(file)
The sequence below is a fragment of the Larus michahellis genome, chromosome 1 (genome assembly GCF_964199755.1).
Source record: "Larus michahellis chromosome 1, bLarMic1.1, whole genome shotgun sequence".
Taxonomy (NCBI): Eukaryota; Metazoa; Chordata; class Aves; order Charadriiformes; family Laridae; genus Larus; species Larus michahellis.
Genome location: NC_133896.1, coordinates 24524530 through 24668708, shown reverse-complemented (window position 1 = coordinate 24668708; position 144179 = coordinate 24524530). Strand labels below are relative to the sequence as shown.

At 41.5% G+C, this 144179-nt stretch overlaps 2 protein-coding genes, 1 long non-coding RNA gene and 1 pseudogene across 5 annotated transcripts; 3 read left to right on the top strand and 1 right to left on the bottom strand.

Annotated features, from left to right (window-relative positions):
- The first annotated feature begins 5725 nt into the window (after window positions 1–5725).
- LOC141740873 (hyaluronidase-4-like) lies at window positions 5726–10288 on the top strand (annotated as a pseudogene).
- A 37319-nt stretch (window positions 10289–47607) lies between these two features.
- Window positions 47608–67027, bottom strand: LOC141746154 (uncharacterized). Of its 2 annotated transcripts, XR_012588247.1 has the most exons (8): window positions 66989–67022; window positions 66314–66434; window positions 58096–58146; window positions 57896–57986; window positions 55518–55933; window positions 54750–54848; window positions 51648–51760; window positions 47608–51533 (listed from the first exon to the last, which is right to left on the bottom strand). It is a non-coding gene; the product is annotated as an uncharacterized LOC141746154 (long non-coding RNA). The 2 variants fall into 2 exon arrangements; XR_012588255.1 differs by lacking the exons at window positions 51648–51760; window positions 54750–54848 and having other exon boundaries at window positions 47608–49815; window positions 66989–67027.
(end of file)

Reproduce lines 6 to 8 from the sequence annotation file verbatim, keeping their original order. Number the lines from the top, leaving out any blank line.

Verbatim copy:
Annotated features, from left to right (window-relative positions):
- The first annotated feature begins 5725 nt into the window (after window positions 1–5725).
- LOC141740873 (hyaluronidase-4-like) lies at window positions 5726–10288 on the top strand (annotated as a pseudogene).